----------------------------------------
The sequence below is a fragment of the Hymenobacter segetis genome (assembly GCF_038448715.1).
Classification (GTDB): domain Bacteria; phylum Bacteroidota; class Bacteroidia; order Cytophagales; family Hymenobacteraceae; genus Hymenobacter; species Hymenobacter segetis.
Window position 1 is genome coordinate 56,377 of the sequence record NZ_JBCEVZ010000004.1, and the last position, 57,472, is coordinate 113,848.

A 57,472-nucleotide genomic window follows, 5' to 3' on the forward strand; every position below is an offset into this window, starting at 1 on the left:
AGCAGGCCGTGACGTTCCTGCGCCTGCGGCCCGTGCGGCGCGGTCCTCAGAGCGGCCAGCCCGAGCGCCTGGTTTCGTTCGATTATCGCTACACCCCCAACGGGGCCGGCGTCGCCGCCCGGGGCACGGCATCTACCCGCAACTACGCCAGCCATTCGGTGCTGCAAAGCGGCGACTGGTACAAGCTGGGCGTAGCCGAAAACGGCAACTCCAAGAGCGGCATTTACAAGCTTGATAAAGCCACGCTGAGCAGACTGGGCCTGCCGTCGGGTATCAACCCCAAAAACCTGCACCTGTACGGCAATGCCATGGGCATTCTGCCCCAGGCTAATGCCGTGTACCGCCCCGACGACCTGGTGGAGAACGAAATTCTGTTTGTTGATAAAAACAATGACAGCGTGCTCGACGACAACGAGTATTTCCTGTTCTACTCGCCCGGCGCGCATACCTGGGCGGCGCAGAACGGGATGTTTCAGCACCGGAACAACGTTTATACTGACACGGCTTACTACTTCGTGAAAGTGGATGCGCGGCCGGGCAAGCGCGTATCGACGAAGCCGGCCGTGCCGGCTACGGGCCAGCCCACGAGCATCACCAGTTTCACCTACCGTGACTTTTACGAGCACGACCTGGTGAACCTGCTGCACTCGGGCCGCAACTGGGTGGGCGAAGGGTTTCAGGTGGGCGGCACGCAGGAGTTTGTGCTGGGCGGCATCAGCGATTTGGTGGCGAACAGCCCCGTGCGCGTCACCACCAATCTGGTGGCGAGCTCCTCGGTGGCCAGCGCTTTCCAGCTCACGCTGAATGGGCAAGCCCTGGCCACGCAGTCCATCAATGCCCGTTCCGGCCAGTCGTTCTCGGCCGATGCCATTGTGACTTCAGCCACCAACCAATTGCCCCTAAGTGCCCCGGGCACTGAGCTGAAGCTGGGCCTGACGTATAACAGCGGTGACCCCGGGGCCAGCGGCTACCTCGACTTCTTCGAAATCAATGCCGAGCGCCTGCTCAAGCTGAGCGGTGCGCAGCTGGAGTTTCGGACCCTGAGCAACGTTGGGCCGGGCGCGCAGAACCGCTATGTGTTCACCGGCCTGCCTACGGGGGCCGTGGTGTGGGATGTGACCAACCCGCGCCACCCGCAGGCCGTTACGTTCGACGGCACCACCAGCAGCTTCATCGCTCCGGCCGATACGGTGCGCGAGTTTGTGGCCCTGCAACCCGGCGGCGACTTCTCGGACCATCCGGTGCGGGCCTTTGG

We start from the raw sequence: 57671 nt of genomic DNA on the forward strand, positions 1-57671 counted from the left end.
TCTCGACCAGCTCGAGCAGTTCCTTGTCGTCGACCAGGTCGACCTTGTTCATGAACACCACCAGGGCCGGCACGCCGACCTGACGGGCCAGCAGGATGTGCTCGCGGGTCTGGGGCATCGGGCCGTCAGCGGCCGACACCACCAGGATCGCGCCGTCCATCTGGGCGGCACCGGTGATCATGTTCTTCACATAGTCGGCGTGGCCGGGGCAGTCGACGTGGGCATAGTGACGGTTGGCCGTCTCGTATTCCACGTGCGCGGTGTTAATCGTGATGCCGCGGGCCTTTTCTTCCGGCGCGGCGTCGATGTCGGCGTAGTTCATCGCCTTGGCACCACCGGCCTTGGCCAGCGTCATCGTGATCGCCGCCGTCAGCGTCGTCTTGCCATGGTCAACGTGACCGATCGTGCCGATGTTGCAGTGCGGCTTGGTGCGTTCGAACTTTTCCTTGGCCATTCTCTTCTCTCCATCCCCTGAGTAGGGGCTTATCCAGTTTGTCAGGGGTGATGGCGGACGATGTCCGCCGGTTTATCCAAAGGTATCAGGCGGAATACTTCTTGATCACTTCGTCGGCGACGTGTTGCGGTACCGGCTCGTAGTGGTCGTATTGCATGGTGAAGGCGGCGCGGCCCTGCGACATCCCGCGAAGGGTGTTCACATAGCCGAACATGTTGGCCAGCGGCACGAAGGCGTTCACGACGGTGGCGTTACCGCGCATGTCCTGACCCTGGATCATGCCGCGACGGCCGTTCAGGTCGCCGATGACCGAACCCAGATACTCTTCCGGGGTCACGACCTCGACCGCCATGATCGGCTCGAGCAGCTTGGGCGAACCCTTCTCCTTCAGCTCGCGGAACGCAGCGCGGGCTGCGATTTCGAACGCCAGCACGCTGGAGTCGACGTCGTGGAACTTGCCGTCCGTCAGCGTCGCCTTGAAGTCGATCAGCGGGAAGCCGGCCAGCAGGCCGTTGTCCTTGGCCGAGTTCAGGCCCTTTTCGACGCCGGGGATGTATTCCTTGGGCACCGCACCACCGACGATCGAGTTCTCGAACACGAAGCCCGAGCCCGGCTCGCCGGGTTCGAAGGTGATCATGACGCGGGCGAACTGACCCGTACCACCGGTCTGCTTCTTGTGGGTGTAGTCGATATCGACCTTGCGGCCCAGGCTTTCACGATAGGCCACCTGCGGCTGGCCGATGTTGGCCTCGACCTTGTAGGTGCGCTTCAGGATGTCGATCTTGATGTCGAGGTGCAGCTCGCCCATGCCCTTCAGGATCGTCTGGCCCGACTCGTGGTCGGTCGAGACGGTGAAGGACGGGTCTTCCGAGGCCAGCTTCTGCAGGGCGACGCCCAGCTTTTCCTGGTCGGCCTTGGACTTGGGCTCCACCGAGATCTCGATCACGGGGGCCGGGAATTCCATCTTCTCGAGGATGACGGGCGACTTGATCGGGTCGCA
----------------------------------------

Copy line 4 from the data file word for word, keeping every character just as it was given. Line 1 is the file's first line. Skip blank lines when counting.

A 57,472-nucleotide genomic window follows, 5' to 3' on the forward strand; every position below is an offset into this window, starting at 1 on the left: